Stourhead, nestled between Warminster and Shaftesbury in the heart of the Wiltshire countryside, is a majestic Palladian house and landscaped garden. When it was first opened to the public in 1740, a magazine of the time called it "a living work of art". Today it has achieved world-renown for the grand sweeping garden, which features classical temples and several grottoes beside a reflective lake, and a wonderful art and antique collection inside the house.


When Henry Hoare, a rich banker, bought the estate in 1717 he demolished the original medieval manor that sat here. He then set about building a new house that would be a statement of his wealth and would show off his fashionable taste. Palladian style architecture was much in vogue at the time, and Stourhead became one of the first houses in England to adopt this trend.

Today the rooms are full to the brim with grand artworks and magnificent furnishings collected by generations of the family from England and abroad. From bespoke Thomas Chippendale furniture and the exquisite Pope's Cabinet, to classical paintings such as Poussin's Choice of Hercules, the house is a treasure trove of art, history and heritage.


The jewel in the crown at Stourhead, however, lies beyond the house walls. With 1,072 hectares of land dotted with rare and exotic trees and classical temples, the ground's splendour is like something out of a Jane Austen novel. Ancient woodlands and conifer forests, all managed for wildlife, give way to a magnificent lake adorned with its own noble Pantheon, which is modelled on the Pantheon in Rome. The view of this temple reflected in the waters across the lake has become an iconic image of Stourhead and one of the National Trust's most photographed sites.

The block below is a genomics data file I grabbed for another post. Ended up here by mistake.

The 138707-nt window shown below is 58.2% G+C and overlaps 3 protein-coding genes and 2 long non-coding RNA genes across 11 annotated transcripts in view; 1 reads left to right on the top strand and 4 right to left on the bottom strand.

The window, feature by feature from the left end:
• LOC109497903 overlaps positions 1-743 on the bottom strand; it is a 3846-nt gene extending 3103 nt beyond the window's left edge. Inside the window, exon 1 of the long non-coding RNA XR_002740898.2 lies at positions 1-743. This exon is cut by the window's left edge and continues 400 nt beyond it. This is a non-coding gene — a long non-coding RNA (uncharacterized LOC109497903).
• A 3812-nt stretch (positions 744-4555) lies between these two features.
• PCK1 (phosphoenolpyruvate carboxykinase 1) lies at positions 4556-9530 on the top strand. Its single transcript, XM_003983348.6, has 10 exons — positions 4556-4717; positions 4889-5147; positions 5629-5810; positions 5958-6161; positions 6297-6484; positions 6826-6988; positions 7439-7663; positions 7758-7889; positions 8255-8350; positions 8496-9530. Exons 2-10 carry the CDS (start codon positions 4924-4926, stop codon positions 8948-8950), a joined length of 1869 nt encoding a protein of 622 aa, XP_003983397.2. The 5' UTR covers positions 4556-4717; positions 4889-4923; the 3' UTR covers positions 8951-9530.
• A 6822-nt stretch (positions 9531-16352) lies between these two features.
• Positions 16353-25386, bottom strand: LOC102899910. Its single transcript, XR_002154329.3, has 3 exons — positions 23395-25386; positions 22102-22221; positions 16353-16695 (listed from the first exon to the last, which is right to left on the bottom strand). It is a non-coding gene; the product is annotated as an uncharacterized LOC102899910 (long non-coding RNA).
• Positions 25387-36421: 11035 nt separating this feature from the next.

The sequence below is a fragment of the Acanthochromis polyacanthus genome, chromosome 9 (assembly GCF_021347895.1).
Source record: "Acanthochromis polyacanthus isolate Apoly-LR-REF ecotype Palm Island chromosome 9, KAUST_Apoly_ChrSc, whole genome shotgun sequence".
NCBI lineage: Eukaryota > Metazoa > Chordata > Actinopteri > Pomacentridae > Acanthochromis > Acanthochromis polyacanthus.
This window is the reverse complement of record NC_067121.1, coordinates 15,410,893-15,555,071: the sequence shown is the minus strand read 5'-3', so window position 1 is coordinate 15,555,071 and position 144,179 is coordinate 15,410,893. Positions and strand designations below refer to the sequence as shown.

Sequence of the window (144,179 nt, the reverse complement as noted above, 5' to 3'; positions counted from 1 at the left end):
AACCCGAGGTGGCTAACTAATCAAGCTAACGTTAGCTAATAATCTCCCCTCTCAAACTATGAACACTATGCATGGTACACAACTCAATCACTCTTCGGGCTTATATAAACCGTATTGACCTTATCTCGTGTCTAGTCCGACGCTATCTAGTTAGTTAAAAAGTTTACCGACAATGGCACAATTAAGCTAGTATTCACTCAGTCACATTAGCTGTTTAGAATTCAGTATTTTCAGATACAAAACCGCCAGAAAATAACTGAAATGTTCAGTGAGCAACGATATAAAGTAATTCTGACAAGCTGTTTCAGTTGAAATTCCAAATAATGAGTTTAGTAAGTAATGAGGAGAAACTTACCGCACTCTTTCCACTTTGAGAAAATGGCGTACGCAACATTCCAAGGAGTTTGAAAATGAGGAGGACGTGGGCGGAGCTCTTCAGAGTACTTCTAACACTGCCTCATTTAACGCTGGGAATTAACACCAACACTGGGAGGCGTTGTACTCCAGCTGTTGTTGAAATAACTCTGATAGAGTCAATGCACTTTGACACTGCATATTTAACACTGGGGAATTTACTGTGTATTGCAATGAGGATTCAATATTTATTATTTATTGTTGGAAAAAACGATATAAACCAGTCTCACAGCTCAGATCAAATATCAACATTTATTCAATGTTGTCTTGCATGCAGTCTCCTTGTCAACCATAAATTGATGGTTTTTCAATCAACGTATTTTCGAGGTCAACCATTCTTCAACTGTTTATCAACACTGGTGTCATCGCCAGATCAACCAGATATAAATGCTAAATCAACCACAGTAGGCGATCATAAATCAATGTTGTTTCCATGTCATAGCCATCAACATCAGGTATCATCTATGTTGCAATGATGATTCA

Here you can soak up the fantastic views and relax on picnic-perfect lawns. For the romantic wanderer, there are five great estate walks to choose from where mystical grottoes reveal themselves under a canopy of green leaves. Dogs on short leads are welcome - after 4pm (March to October), after 3pm (November) and at any time during the winter (December to February) - making Stourhead the perfect destination for those accompanied by their four-legged friends.


A popular attraction during summer, Stourhead can be just as majestic in the colder months. Winter brings scenes of frosted wonderlands and snow-covered lakes that glitter in the pale winter sun. Visitors can warm themselves by a roaring fire and enjoy board games in the Entrance Room, or get a glimpse of 18th century Christmas past with "The Christmas House" in which selected rooms are bedecked to celebrate the season. In autumn, the changing colours of the leaves on the garden's deciduous trees create dazzling displays of burnished golds, yellows and reds, while spring is awash with newly emerged greenery and colourful blooms including magnolia, rhododendron, camellia and daffodils.

Whatever time of year, Stourhead is a must for family days out, leisurely strolls, or anyone looking to enjoy a classical slice of British heritage.

To find out more about Stourhead, including opening times and admission prices, please visit the National Trust website.

Photograph: Mark Christopher Cooper/


Why not book a stay or table at the Archangel (10.4 miles away), King John Inn (18.2 miles) or The Museum Inn (20 miles)